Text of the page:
How to file for disability, Filing for SSI
Disability Requirements, Disability Status
How long is the wait?, Disability Application
The Social Security List of Impairments
Qualifying for Disability, Mental Disability
Disability Lawyer Info, Disability Back Pay
What is your disability attorney supposed to do in their role?
A disability attorney has really just one single purpose. That is to help you win your Social Security Disability or SSI Disability claim, and help you obtain all the disability back pay benefits to which you are entitled. How can they help you do this?
Based on my personal experience as both a disability examiner and through my own work in disability representation, this is my answer:
1. A disability attorney or disability representative will help you avoid mistakes on claims. What mistakes? There are many to avoid, such as a) missing scheduled appointments for consultative medical exams, which are basically Social Security Medical examinations, b) failing to get in touch with a disability examiner when they have requested that you contact them within 10 days, c) failing to update Social Security with changes in your condition or keeping them updated with regard to your treatment, or even failing to keep them updated with how to get in touch with you. And, of course, d) failing to file an appeal before the deadline expires.
Any of these mistakes can have an injurious effect on your claim and you definitely want to avoid them. They simply are unnecessary. Part of what a disability attorney or disability representative will do is work to ensure that these simple but potentially harmful mistakes do not happen.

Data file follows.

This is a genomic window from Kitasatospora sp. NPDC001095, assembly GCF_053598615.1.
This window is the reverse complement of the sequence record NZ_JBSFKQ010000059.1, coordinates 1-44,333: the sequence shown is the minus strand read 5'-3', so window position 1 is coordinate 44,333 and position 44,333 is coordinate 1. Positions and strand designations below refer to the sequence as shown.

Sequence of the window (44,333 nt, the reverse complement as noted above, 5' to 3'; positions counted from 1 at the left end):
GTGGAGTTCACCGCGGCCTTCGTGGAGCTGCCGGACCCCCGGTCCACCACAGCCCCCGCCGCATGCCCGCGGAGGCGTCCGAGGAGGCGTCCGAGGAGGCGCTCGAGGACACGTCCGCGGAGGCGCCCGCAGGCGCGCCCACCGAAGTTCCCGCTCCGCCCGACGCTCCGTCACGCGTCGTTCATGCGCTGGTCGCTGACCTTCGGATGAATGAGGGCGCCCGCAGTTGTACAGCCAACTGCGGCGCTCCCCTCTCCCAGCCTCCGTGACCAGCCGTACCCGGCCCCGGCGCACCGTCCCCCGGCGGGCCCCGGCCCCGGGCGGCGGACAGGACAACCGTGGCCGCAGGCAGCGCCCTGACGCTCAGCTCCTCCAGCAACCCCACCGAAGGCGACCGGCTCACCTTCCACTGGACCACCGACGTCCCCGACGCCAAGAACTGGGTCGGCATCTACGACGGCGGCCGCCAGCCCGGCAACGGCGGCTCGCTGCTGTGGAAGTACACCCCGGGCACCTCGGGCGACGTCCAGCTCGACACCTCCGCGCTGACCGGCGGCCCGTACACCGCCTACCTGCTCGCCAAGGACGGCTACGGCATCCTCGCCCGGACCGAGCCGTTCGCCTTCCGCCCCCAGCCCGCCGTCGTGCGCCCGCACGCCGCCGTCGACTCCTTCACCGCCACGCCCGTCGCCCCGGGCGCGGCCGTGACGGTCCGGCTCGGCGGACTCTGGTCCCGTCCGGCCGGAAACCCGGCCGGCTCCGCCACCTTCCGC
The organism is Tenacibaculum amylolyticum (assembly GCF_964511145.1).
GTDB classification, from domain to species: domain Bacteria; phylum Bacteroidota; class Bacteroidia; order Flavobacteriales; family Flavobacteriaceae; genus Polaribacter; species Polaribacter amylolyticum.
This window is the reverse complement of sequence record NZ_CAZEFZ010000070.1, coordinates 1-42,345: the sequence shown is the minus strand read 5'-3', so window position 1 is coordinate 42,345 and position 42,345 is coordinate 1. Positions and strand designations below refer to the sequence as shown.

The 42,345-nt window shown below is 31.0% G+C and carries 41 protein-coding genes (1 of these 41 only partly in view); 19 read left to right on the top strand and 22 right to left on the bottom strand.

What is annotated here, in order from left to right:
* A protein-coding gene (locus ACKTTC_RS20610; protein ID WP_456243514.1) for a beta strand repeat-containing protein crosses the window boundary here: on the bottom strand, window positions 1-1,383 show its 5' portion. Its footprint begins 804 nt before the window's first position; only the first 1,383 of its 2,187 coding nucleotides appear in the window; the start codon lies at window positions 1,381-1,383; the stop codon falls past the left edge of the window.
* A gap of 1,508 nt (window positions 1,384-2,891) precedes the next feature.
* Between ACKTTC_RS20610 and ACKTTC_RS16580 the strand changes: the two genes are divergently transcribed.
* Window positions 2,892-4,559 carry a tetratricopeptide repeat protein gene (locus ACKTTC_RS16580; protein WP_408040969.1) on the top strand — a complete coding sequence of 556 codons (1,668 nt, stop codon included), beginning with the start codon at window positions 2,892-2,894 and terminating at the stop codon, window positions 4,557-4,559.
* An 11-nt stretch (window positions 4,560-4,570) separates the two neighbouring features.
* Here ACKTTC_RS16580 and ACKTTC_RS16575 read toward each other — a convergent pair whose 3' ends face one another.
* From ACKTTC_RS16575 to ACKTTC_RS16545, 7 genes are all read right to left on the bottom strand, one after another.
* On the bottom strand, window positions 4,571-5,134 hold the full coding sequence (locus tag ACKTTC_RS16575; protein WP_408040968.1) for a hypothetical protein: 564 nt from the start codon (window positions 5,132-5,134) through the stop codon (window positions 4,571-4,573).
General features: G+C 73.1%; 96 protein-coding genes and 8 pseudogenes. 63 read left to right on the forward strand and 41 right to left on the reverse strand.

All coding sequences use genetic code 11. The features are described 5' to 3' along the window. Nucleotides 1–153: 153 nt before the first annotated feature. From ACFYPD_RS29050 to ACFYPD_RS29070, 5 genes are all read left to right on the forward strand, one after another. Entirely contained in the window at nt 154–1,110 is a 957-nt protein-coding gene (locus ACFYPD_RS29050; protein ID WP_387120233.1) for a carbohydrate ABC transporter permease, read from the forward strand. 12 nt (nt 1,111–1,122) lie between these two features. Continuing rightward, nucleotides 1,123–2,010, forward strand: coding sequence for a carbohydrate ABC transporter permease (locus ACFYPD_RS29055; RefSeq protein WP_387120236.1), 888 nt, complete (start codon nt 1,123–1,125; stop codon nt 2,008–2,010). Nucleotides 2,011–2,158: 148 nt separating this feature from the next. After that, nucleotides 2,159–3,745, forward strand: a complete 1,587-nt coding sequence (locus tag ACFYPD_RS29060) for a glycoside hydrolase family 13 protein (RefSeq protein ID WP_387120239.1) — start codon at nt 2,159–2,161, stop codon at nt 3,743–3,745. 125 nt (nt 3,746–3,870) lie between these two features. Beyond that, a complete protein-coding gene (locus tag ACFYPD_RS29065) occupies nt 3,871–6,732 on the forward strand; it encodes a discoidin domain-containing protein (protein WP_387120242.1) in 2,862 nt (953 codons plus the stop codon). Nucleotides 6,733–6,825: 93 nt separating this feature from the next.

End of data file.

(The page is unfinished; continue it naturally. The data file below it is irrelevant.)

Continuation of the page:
Obviously, when it comes to appeals, a disability representative or attorney will file your appeal for you so that the deadline cannot be missed. In the other examples, however, your attorney or representative will receive copies of all correspondence sent to you by the Social Security Administration and will then typically remind you of your examination appointment, remind you to get in touch with SSA if they have requested this, or update your disability examiner with new medical treatment information assuming that you provided this information to your attorney or representative.
2. A disability attorney or disability representative will attempt to obtain the information that is necessary to prove that you are disabled according to the Social Security Administration's own definition of disability. This information includes medical records of a physical or mental nature, but can also include statements from your doctors.